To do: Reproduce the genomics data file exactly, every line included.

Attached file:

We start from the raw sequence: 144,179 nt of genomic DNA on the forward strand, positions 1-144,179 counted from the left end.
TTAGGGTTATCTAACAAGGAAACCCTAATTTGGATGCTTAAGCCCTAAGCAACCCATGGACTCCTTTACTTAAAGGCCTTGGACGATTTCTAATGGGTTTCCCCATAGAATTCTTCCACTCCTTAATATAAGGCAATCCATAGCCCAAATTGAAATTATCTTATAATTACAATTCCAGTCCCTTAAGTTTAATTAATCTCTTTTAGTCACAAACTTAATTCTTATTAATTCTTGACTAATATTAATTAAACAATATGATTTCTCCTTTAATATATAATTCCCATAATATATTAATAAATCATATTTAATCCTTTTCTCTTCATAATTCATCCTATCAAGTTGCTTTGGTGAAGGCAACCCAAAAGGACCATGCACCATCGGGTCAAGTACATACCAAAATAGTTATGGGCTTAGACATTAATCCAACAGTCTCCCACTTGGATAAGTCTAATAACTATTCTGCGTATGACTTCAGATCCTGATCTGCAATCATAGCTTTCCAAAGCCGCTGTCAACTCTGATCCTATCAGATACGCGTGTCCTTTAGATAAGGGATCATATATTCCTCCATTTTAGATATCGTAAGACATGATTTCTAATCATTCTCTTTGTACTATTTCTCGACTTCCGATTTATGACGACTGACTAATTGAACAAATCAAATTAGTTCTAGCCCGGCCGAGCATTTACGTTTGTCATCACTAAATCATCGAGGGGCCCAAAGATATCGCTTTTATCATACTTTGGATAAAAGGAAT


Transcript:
We start from the raw sequence: 144,179 nt of genomic DNA on the forward strand, positions 1-144,179 counted from the left end.
TTAGGGTTATCTAACAAGGAAACCCTAATTTGGATGCTTAAGCCCTAAGCAACCCATGGACTCCTTTACTTAAAGGCCTTGGACGATTTCTAATGGGTTTCCCCATAGAATTCTTCCACTCCTTAATATAAGGCAATCCATAGCCCAAATTGAAATTATCTTATAATTACAATTCCAGTCCCTTAAGTTTAATTAATCTCTTTTAGTCACAAACTTAATTCTTATTAATTCTTGACTAATATTAATTAAACAATATGATTTCTCCTTTAATATATAATTCCCATAATATATTAATAAATCATATTTAATCCTTTTCTCTTCATAATTCATCCTATCAAGTTGCTTTGGTGAAGGCAACCCAAAAGGACCATGCACCATCGGGTCAAGTACATACCAAAATAGTTATGGGCTTAGACATTAATCCAACAGTCTCCCACTTGGATAAGTCTAATAACTATTCTGCGTATGACTTCAGATCCTGATCTGCAATCATAGCTTTCCAAAGCCGCTGTCAACTCTGATCCTATCAGATACGCGTGTCCTTTAGATAAGGGATCATATATTCCTCCATTTTAGATATCGTAAGACATGATTTCTAATCATTCTCTTTGTACTATTTCTCGACTTCCGATTTATGACGACTGACTAATTGAACAAATCAAATTAGTTCTAGCCCGGCCGAGCATTTACGTTTGTCATCACTAAATCATCGAGGGGCCCAAAGATATCGCTTTTATCATACTTTGGATAAAAGGAAT